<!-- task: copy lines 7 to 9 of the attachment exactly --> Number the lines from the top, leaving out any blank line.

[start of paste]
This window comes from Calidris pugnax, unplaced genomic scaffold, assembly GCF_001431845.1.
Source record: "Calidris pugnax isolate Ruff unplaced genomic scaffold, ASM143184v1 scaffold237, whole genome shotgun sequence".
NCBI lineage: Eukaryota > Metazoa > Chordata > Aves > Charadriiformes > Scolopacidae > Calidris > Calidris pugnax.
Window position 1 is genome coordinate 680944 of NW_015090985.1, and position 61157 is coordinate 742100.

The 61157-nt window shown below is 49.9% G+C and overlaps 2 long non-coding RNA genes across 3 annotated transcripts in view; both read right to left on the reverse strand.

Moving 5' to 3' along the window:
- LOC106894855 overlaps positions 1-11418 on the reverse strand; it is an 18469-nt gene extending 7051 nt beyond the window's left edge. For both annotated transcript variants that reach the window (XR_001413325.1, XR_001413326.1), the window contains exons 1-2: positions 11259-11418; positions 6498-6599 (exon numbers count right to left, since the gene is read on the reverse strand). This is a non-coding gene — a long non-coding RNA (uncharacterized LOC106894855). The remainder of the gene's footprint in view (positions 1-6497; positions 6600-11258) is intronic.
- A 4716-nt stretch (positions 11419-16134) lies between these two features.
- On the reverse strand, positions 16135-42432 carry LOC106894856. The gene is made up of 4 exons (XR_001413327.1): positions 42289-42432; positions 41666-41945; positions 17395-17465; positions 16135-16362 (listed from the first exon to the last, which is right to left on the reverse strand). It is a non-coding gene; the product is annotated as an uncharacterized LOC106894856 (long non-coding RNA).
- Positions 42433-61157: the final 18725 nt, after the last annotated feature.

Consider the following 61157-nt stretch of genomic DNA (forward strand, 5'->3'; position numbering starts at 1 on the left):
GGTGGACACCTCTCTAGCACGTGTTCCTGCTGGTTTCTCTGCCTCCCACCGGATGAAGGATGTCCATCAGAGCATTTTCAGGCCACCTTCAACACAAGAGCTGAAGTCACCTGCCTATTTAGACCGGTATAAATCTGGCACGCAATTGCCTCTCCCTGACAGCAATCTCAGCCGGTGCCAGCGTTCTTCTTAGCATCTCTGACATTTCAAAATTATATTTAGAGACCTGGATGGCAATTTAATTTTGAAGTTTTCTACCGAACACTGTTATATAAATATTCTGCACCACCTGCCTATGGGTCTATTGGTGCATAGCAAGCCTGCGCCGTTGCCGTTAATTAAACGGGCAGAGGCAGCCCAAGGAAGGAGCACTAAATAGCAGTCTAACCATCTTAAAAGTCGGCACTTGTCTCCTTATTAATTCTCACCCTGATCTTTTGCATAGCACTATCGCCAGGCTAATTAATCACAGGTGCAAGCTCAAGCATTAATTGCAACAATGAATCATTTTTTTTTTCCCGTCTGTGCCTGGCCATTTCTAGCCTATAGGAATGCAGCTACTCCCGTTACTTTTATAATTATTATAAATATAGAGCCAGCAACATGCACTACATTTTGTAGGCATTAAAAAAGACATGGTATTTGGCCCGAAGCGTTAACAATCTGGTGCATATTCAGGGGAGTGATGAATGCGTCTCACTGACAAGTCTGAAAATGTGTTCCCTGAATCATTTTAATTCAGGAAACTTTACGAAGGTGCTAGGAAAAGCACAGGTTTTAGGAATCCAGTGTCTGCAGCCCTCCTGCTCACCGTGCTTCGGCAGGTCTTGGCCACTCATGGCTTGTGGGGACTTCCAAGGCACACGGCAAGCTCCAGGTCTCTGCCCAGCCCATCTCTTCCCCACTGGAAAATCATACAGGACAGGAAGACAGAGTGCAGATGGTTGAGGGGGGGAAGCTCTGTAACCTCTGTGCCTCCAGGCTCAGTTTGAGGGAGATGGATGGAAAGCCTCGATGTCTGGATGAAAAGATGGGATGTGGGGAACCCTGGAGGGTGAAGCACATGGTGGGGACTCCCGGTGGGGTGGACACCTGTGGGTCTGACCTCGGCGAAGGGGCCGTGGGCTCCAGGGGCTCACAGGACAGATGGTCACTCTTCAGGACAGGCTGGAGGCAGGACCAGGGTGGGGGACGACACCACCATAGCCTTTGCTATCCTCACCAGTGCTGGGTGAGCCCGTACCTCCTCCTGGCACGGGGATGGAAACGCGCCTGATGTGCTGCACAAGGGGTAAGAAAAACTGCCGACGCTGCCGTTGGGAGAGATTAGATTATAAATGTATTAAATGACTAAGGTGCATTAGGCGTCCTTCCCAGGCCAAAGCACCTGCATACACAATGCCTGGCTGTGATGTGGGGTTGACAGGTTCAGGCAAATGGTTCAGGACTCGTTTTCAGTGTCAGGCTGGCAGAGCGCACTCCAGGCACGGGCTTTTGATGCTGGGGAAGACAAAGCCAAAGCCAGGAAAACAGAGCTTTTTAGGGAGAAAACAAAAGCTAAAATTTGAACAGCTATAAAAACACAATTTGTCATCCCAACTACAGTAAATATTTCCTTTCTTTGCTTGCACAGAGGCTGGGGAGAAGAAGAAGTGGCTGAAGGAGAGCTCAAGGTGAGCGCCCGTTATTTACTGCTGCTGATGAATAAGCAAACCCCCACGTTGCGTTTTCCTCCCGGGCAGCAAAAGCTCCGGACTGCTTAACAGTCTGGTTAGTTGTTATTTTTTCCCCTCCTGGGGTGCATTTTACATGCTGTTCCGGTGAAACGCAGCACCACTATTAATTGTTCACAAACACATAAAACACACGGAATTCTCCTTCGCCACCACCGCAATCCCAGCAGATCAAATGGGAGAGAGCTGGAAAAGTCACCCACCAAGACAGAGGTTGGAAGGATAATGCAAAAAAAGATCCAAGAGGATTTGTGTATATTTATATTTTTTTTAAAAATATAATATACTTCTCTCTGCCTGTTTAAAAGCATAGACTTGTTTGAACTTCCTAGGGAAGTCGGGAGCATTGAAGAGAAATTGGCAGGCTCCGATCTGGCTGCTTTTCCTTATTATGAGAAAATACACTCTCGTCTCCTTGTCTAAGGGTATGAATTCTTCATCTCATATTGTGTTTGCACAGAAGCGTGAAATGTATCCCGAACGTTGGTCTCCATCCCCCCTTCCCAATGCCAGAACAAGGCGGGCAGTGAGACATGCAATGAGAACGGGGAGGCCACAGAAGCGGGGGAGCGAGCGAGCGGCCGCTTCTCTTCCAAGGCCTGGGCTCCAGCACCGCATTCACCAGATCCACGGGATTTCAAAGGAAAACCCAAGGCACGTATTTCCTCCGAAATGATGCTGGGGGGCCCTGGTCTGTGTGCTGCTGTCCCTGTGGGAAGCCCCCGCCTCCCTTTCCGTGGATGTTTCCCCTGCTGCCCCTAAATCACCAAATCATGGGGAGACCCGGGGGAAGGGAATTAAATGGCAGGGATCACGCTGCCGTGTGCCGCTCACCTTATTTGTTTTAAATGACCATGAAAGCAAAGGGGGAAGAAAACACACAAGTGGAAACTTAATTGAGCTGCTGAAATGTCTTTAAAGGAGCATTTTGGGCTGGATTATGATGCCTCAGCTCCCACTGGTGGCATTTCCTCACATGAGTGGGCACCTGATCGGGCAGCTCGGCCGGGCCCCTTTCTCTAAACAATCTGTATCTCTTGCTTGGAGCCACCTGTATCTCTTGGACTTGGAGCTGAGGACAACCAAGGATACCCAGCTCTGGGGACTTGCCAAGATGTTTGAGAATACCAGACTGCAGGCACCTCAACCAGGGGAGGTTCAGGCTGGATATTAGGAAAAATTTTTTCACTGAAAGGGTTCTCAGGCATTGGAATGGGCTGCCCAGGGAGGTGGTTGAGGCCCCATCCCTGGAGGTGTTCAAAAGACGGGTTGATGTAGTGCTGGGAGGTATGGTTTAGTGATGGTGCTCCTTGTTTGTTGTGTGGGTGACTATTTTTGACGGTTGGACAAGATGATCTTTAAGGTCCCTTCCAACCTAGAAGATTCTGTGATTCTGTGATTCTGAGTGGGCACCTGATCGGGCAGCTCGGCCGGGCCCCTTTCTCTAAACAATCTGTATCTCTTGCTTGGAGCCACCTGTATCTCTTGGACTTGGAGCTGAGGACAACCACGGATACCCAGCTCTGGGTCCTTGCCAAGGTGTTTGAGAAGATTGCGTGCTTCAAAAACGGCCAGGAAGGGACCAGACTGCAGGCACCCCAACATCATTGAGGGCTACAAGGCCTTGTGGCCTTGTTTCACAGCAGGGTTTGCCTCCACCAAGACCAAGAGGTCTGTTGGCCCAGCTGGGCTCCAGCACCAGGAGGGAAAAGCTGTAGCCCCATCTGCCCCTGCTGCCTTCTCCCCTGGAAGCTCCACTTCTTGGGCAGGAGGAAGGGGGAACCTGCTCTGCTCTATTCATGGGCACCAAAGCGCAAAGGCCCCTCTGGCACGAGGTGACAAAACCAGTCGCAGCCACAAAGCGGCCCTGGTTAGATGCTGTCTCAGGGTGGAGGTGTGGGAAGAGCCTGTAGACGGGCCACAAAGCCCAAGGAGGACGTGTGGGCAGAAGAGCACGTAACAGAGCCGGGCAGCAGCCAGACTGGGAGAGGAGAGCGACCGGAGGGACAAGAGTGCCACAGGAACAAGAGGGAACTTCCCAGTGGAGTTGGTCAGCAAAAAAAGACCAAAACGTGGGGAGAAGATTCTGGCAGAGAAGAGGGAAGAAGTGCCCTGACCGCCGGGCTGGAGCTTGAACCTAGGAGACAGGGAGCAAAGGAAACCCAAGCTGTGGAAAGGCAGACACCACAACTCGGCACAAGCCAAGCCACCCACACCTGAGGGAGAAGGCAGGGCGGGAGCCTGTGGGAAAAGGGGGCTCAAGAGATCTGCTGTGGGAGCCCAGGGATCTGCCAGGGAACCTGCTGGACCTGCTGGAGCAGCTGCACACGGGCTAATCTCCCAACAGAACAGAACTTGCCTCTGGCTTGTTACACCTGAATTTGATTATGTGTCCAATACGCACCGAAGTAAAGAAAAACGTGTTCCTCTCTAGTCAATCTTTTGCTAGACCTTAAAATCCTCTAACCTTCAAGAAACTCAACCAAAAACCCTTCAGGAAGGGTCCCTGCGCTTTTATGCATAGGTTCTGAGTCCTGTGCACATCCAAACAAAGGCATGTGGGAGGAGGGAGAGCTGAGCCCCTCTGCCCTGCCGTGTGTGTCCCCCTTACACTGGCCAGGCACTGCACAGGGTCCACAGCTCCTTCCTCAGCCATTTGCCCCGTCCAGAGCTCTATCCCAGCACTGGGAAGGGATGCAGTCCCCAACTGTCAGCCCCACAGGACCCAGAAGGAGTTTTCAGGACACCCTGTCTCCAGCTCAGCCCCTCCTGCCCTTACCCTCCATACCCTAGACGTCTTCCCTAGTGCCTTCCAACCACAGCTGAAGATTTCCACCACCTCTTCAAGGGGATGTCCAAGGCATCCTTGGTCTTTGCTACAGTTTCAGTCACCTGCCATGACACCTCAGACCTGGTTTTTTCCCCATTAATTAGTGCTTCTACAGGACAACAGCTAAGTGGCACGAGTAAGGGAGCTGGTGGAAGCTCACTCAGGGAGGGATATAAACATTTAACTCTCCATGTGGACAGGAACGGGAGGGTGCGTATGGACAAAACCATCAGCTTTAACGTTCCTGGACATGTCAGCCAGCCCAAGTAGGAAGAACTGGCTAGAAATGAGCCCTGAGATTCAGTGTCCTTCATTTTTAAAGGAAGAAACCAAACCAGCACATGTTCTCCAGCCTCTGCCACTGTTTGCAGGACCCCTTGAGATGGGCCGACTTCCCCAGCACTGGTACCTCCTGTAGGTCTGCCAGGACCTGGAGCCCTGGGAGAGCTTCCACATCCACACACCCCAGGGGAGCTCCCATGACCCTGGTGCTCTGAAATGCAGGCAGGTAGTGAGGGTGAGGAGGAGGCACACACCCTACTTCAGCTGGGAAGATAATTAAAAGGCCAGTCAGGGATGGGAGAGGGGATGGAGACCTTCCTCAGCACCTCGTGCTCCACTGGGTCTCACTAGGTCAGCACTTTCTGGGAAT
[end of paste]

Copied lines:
- LOC106894855 overlaps positions 1-11418 on the reverse strand; it is an 18469-nt gene extending 7051 nt beyond the window's left edge. For both annotated transcript variants that reach the window (XR_001413325.1, XR_001413326.1), the window contains exons 1-2: positions 11259-11418; positions 6498-6599 (exon numbers count right to left, since the gene is read on the reverse strand). This is a non-coding gene — a long non-coding RNA (uncharacterized LOC106894855). The remainder of the gene's footprint in view (positions 1-6497; positions 6600-11258) is intronic.
- A 4716-nt stretch (positions 11419-16134) lies between these two features.
- On the reverse strand, positions 16135-42432 carry LOC106894856. The gene is made up of 4 exons (XR_001413327.1): positions 42289-42432; positions 41666-41945; positions 17395-17465; positions 16135-16362 (listed from the first exon to the last, which is right to left on the reverse strand). It is a non-coding gene; the product is annotated as an uncharacterized LOC106894856 (long non-coding RNA).